• Abbie Tibbott

Getting that First-Class Quality : How to Critique your Work

After sitting down and writing an essay for university, the last thing you might feel like doing is ripping your work apart. To be honest, there have been plenty of times where I feel completely “done” with a piece of work, but leaving some time to critique my writing has gone a long way in contributing towards some good results throughout my degree. If you’ve added in your references and proof-read for grammar mistakes, you may feel ready to submit, but here are a few extra things to get done if you’re aiming for the top marks.

[[Before I start, I do want to say that obsessing over getting a high mark can lead to a lot of pressure on yourself and that isn’t always healthy. Submitting work that you are happy with is the most important thing, and as long as you’re progressing and taking on feedback, there’s nothing wrong with not getting a first-class mark.]]


Firstly, I’d recommend printing your essay off the computer that you’ve been staring at for the last few weeks. Take a highlighter and all those coloured markers that you brought to university and probably haven’t used, (I see you) and start reading through. If your essay or dissertation is more than three-thousand words, I’d suggest tackling your piece in one-thousand-word segments instead.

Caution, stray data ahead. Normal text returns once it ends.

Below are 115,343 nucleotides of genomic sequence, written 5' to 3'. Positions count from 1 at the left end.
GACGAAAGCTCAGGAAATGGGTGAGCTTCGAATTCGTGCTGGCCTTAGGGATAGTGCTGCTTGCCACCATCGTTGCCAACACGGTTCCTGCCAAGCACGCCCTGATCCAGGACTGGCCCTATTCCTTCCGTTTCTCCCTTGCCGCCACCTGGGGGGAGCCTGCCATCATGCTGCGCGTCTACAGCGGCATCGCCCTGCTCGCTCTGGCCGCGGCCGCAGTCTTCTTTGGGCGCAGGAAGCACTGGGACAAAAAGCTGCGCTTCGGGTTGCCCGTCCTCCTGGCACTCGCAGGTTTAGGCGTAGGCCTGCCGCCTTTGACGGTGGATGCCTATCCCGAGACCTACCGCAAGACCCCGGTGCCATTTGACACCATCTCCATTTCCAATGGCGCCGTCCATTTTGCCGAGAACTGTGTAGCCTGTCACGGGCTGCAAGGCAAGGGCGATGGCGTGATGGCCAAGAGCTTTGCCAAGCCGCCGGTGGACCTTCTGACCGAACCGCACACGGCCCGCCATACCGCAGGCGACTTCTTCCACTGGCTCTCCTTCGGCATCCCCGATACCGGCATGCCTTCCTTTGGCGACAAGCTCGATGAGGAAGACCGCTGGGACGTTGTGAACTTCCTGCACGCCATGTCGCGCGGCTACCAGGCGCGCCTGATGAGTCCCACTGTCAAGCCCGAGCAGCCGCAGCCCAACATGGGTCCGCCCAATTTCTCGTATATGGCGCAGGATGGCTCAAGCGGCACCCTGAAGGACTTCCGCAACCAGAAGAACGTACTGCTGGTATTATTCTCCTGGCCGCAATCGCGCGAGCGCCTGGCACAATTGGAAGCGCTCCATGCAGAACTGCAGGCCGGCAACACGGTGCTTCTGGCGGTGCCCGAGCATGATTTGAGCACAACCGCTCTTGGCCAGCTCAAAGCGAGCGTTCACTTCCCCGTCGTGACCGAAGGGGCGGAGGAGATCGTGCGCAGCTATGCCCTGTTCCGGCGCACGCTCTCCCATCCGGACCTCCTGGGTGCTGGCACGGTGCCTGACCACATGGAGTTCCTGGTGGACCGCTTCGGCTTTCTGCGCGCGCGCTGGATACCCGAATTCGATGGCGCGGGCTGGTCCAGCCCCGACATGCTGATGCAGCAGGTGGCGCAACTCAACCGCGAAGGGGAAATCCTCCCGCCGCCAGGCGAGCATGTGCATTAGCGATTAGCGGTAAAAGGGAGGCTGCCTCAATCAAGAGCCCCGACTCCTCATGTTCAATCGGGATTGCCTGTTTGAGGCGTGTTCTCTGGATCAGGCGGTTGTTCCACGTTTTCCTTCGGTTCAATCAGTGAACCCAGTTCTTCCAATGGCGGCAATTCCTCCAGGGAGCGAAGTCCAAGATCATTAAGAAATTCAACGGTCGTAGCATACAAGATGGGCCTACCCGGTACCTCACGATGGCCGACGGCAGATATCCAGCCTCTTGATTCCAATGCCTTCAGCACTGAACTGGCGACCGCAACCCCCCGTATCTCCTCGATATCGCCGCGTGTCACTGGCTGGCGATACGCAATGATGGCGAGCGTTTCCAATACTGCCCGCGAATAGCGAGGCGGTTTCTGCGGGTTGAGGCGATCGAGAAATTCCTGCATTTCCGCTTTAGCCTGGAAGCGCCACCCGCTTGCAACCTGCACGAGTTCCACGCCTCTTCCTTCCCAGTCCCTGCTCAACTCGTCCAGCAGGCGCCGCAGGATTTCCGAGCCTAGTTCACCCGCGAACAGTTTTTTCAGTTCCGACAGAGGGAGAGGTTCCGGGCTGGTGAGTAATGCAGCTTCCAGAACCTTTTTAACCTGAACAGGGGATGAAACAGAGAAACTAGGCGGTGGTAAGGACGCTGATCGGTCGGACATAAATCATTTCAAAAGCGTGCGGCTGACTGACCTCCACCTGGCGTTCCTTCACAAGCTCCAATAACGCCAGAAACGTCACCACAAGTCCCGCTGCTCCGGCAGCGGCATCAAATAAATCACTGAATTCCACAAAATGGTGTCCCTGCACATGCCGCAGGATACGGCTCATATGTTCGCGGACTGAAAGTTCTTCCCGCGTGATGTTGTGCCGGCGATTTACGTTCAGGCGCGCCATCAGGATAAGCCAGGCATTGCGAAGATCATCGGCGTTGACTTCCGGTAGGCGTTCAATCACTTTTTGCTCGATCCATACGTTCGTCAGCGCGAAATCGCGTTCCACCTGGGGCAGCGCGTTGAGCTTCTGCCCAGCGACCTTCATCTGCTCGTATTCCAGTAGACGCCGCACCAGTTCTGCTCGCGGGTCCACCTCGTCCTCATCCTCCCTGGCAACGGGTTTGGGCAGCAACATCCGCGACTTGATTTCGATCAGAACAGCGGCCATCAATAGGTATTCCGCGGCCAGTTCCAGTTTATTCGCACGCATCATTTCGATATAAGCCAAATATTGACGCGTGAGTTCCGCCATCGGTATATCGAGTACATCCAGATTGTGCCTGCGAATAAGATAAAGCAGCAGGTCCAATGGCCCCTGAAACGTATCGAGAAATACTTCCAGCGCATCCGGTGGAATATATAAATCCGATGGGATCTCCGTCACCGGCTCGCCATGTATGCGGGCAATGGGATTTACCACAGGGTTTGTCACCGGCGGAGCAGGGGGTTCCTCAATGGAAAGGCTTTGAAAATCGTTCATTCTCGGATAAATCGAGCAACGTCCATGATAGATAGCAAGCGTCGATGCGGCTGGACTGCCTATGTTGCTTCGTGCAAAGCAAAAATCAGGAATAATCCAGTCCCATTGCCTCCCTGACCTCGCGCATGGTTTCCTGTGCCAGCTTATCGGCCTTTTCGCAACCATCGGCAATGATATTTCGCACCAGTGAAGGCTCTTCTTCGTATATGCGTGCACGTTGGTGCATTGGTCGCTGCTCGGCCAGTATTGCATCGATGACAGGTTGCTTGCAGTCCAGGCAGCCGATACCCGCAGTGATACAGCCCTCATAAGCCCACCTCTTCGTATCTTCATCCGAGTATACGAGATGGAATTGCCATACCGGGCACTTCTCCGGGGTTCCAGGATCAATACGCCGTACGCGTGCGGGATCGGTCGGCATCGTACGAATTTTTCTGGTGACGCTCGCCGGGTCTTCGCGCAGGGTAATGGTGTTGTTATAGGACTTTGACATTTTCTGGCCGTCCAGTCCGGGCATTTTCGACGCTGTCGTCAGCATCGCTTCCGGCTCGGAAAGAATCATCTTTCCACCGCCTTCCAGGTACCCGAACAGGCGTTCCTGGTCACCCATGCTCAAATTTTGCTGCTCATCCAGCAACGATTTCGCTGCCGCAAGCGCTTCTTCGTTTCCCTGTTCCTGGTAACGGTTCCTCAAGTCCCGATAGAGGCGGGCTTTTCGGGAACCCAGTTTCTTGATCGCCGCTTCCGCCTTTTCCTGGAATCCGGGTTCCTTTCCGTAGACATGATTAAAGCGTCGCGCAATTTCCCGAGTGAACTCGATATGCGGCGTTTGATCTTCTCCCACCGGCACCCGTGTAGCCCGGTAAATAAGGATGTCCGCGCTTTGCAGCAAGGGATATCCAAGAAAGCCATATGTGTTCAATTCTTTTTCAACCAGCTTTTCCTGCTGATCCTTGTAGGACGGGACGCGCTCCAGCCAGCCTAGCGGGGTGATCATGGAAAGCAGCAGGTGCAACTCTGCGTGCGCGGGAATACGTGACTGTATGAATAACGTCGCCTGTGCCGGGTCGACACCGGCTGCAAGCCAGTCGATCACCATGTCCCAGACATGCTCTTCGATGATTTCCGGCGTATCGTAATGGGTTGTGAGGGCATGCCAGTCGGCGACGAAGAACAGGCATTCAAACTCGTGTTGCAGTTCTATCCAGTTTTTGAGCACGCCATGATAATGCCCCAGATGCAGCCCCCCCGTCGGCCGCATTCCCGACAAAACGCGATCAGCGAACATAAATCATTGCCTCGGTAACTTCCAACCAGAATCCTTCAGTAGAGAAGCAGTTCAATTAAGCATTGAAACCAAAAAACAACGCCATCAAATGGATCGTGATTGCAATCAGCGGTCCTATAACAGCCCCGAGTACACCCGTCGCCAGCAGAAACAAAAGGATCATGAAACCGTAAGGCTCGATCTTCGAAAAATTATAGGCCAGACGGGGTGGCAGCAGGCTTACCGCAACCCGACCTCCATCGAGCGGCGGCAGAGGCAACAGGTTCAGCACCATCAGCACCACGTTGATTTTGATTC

As you go through, really think about your question and argument. It may be useful to write these down on a separate bit of paper and refer to them as you check through. Grammar and flow is important, but not answering the question, straying off topic or rambling through something you’ve not fully researched are key problems that I’ve identified in my work. At the end of each section or factor that is being discussed, check that you have somehow linked your answer back to the question, discussing how it supports the argument, and how significant it is compared to other things you are writing about.

Don’t be afraid to trash historians or theory if you have the evidence to back it up. It’s fine to completely disagree with something as long as you thoroughly dissect it and explain the significance of it on current historiography. Keeping your eye on new historiography is key, but don’t forget to take into account where the trail of thought has come from. If you’re writing about a topic which has seen significant change in how it is seen, such as Colonialism, feel free to dig out an empire-loving, borderline (or openly) racist historian and destroy them using current historiography.